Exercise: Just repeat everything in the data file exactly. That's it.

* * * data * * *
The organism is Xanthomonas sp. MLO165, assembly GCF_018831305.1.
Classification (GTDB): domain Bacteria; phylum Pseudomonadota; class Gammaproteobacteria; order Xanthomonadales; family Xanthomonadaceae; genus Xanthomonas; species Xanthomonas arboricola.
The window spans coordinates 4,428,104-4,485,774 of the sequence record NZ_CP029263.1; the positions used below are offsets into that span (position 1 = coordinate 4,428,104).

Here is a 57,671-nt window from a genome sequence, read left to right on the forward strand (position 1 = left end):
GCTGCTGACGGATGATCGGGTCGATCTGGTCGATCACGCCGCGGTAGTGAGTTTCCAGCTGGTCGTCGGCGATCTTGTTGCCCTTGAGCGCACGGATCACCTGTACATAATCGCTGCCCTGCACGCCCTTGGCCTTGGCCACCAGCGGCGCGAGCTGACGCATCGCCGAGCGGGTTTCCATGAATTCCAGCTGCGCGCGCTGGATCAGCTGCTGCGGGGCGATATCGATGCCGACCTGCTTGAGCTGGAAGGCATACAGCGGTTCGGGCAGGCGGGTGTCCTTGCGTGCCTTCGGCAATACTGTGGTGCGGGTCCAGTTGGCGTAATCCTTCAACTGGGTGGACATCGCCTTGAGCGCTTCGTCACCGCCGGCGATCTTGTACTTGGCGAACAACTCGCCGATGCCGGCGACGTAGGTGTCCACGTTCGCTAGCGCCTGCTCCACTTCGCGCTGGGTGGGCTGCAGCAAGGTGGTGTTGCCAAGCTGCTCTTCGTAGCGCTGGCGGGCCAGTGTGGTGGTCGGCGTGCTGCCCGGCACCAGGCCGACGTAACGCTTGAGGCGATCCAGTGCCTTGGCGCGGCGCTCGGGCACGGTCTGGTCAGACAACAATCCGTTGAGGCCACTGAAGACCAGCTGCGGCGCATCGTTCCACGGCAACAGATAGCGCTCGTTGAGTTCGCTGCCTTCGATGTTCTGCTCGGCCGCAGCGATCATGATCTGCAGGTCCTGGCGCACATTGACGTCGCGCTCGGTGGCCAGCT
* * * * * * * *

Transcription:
The organism is Xanthomonas sp. MLO165, assembly GCF_018831305.1.
Classification (GTDB): domain Bacteria; phylum Pseudomonadota; class Gammaproteobacteria; order Xanthomonadales; family Xanthomonadaceae; genus Xanthomonas; species Xanthomonas arboricola.
The window spans coordinates 4,428,104-4,485,774 of the sequence record NZ_CP029263.1; the positions used below are offsets into that span (position 1 = coordinate 4,428,104).

Here is a 57,671-nt window from a genome sequence, read left to right on the forward strand (position 1 = left end):
GCTGCTGACGGATGATCGGGTCGATCTGGTCGATCACGCCGCGGTAGTGAGTTTCCAGCTGGTCGTCGGCGATCTTGTTGCCCTTGAGCGCACGGATCACCTGTACATAATCGCTGCCCTGCACGCCCTTGGCCTTGGCCACCAGCGGCGCGAGCTGACGCATCGCCGAGCGGGTTTCCATGAATTCCAGCTGCGCGCGCTGGATCAGCTGCTGCGGGGCGATATCGATGCCGACCTGCTTGAGCTGGAAGGCATACAGCGGTTCGGGCAGGCGGGTGTCCTTGCGTGCCTTCGGCAATACTGTGGTGCGGGTCCAGTTGGCGTAATCCTTCAACTGGGTGGACATCGCCTTGAGCGCTTCGTCACCGCCGGCGATCTTGTACTTGGCGAACAACTCGCCGATGCCGGCGACGTAGGTGTCCACGTTCGCTAGCGCCTGCTCCACTTCGCGCTGGGTGGGCTGCAGCAAGGTGGTGTTGCCAAGCTGCTCTTCGTAGCGCTGGCGGGCCAGTGTGGTGGTCGGCGTGCTGCCCGGCACCAGGCCGACGTAACGCTTGAGGCGATCCAGTGCCTTGGCGCGGCGCTCGGGCACGGTCTGGTCAGACAACAATCCGTTGAGGCCACTGAAGACCAGCTGCGGCGCATCGTTCCACGGCAACAGATAGCGCTCGTTGAGTTCGCTGCCTTCGATGTTCTGCTCGGCCGCAGCGATCATGATCTGCAGGTCCTGGCGCACATTGACGTCGCGCTCGGTGGCCAGCT